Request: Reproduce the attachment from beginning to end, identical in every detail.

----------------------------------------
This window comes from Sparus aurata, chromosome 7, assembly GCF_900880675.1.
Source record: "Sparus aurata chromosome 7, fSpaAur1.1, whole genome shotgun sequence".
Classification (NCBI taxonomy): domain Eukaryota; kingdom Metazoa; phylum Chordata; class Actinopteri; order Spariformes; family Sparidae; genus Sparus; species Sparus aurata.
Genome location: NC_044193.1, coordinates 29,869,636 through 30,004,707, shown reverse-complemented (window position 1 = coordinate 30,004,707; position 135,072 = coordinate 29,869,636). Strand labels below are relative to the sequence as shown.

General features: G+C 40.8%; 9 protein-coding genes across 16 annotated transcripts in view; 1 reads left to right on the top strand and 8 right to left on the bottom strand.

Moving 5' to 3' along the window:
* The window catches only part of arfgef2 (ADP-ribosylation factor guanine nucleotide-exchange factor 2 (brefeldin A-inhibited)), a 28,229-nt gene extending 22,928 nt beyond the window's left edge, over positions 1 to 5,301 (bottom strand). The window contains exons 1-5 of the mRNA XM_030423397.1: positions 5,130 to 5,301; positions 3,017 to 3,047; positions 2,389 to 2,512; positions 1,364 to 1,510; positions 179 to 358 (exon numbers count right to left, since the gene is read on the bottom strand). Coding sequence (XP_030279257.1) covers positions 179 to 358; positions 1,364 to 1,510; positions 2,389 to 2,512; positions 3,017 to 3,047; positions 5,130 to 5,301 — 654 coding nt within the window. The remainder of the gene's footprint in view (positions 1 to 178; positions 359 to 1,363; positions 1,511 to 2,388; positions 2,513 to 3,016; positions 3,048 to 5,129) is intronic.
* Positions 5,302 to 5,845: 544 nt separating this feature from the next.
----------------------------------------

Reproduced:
This window comes from Sparus aurata, chromosome 7, assembly GCF_900880675.1.
Source record: "Sparus aurata chromosome 7, fSpaAur1.1, whole genome shotgun sequence".
Classification (NCBI taxonomy): domain Eukaryota; kingdom Metazoa; phylum Chordata; class Actinopteri; order Spariformes; family Sparidae; genus Sparus; species Sparus aurata.
Genome location: NC_044193.1, coordinates 29,869,636 through 30,004,707, shown reverse-complemented (window position 1 = coordinate 30,004,707; position 135,072 = coordinate 29,869,636). Strand labels below are relative to the sequence as shown.

General features: G+C 40.8%; 9 protein-coding genes across 16 annotated transcripts in view; 1 reads left to right on the top strand and 8 right to left on the bottom strand.

Moving 5' to 3' along the window:
* The window catches only part of arfgef2 (ADP-ribosylation factor guanine nucleotide-exchange factor 2 (brefeldin A-inhibited)), a 28,229-nt gene extending 22,928 nt beyond the window's left edge, over positions 1 to 5,301 (bottom strand). The window contains exons 1-5 of the mRNA XM_030423397.1: positions 5,130 to 5,301; positions 3,017 to 3,047; positions 2,389 to 2,512; positions 1,364 to 1,510; positions 179 to 358 (exon numbers count right to left, since the gene is read on the bottom strand). Coding sequence (XP_030279257.1) covers positions 179 to 358; positions 1,364 to 1,510; positions 2,389 to 2,512; positions 3,017 to 3,047; positions 5,130 to 5,301 — 654 coding nt within the window. The remainder of the gene's footprint in view (positions 1 to 178; positions 359 to 1,363; positions 1,511 to 2,388; positions 2,513 to 3,016; positions 3,048 to 5,129) is intronic.
* Positions 5,302 to 5,845: 544 nt separating this feature from the next.